ALLEN PARK - The Detroit Lions (2-2) can bask in the glow of yet
another week atop the NFC North division because of the stellar play of their
defense led by corner Dre' Bly and linebacker Earl Holmes. Their performances
staked the Lions to an early 14-0 lead that proved to be too much for the
Anthony Wright led Ravens to overcome in the Lions 35-17 win over Baltimore.
Bly's interception of a Wright pass was the first of a series of game changing plays that put Detroit in the driver's seat of this one and changed Baltimore's approach to the football game.
The Ravens came into this one expecting to mix their play calling equally between the run and the pass, but that lasted just one series. After a Jamaal Lewis 7-yard run, Wright looked for former Michigan State standout Derrick Mason on a hitch but Bly jumped the route and picked it off, setting up Detroit deep in Baltimore territory at the Ravens 25-yard line.
That led directly to Kevin Jones' 14-yard run, his first run of the season longer than 10 yards to give Detroit the 7-0 lead.
HOLMES' FORCED FUMBLE
When Baltimore got the ball back, they went into ball control mode, splitting four consecutive running plays between Lewis and former Toledo standout Chester Taylor. When Wright connected on his first pass of the series, linebacker Earl Holmes crunched fullback Obie Maghielli causing a fumble that was recovered by defensive end Cory Redding. The play ended the promising Ravens' possession which had broken into Lions' territory (35 yard line).
HARRINGTON'S INTERCEPTION - BLY SAVES
Turnovers can cause friction on a team because it usually puts the defense on the spot. The Lions were moving the football well and had it at midfield when Joey Harrington underthrew a pass intended for wide receiver Roy Williams that was picked off by defensive end Terrell Suggs. Suggs returned the ball all the way to the Lions 19-yard line. If Baltimore scores they are right back into the football game. A similar play caused some series friction on the Cowboys sideline in their game against Philadelphia. Drew Bledsoe got in receiver Keyshawn Johnson's face when he fumbled after the catch. The reason plays like this can be key is that they switch momentum and let a team that is in a downward spiral back into the football game.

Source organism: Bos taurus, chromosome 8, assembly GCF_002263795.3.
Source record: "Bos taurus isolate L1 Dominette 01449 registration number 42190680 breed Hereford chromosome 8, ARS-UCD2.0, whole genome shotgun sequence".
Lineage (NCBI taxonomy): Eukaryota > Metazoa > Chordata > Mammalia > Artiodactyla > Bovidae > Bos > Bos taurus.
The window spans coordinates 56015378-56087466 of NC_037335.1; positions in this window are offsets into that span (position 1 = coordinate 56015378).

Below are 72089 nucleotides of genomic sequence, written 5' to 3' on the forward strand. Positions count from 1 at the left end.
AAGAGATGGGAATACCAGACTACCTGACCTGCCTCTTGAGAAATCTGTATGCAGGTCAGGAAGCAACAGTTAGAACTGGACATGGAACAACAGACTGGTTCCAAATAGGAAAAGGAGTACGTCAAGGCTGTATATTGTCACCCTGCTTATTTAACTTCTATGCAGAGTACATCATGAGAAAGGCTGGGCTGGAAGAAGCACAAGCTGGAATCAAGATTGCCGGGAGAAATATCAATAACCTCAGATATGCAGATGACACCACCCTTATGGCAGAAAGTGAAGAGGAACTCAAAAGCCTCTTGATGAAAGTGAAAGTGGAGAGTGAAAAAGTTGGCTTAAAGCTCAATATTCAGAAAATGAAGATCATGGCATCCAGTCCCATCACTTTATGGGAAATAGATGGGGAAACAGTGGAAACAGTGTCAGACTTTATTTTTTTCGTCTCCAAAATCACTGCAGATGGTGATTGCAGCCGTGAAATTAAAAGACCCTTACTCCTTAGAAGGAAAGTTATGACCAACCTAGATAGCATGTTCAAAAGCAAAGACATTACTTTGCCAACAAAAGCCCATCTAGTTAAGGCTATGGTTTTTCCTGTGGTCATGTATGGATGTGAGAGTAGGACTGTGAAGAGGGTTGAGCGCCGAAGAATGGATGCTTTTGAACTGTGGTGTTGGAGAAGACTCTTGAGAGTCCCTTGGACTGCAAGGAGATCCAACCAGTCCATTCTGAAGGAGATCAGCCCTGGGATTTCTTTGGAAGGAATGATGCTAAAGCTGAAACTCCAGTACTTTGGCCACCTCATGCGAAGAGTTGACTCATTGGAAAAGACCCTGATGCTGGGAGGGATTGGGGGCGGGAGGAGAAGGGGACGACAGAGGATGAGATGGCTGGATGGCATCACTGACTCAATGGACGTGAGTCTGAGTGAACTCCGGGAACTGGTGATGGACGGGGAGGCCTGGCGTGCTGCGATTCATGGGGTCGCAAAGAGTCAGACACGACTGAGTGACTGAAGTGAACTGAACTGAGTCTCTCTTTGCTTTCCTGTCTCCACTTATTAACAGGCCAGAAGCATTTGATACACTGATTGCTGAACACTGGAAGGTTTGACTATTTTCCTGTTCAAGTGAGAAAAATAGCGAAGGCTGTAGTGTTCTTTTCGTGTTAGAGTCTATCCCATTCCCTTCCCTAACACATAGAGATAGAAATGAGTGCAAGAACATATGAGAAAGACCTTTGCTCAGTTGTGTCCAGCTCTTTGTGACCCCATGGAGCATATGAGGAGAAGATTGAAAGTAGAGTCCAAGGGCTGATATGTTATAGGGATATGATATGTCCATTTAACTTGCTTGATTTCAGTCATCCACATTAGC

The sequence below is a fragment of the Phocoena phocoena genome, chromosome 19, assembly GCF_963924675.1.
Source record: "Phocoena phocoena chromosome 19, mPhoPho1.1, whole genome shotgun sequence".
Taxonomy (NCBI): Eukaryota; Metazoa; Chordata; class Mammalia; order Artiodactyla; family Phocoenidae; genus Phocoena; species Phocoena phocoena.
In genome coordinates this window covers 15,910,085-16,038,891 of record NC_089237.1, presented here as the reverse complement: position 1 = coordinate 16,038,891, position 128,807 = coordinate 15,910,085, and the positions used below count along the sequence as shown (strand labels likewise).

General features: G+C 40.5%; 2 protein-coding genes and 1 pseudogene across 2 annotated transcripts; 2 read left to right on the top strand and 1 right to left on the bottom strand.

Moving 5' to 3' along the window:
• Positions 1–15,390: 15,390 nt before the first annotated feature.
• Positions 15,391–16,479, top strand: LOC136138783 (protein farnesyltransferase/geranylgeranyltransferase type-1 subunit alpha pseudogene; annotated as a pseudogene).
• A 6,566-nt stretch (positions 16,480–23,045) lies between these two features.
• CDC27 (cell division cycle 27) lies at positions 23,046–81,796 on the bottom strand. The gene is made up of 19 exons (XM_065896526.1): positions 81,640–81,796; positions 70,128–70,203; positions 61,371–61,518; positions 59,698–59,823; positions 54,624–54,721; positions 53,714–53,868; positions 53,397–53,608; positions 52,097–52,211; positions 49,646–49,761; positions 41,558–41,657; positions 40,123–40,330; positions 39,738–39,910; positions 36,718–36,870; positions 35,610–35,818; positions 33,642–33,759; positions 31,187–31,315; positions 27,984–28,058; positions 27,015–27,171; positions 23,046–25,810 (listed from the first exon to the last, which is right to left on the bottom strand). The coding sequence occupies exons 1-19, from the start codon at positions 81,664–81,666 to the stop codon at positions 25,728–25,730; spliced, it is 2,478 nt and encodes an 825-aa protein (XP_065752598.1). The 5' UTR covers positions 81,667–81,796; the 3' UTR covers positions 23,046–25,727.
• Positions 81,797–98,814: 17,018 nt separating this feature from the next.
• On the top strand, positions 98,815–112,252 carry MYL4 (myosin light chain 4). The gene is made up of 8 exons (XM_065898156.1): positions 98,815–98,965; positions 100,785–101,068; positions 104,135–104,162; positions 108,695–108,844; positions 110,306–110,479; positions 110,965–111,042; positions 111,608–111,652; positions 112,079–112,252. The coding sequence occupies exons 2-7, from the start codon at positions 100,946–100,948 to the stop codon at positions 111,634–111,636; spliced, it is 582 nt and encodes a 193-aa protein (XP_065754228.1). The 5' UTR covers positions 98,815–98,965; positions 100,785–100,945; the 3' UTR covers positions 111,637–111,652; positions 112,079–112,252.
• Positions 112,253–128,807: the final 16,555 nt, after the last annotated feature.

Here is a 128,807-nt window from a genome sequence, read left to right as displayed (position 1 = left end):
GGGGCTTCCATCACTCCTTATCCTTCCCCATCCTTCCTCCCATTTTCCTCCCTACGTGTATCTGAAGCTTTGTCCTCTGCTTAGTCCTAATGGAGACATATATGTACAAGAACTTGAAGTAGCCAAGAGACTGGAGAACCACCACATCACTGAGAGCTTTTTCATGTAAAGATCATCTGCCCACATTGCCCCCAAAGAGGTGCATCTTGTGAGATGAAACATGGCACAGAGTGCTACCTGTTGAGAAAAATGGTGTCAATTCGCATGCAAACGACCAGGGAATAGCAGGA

With Baltimore threatening, Bly picked off Wright's pass intended for Randy Hymes in the end zone, killing the Ravens scoring drive and frustrating Baltimore head coach Brian Billick who threw his headset down in disgust. Bly's one mistake was returning the ball out of the endzone to the Detroit 4-yard line instead of downing it. That led to good field position for the Ravens and they eventually scored on their next possession via a shovel pass to Lewis.
After a second Harrington interception, Detroit put it into ball control mode. After four runs by Kevin Jones, the Lions found themselves in Ravens territory at their 28-yard line, but Harrington missed a wide-open Marcus Pollard streaking down the middle of the field. Harrington recovered and hit a 9-yard pass to Kevin Johnson, a six-yarder to Mike Williams and a 10-yarder to Scottie Vines. After a Baltimore timeout, Suggs hit Joey Harrington after an incomplete pass, Suggs was called for roughing the passer and made the mistake of getting into the face of referee Mike Carey. Suggs was called for unsportsmanlike conduct and ejected from the game.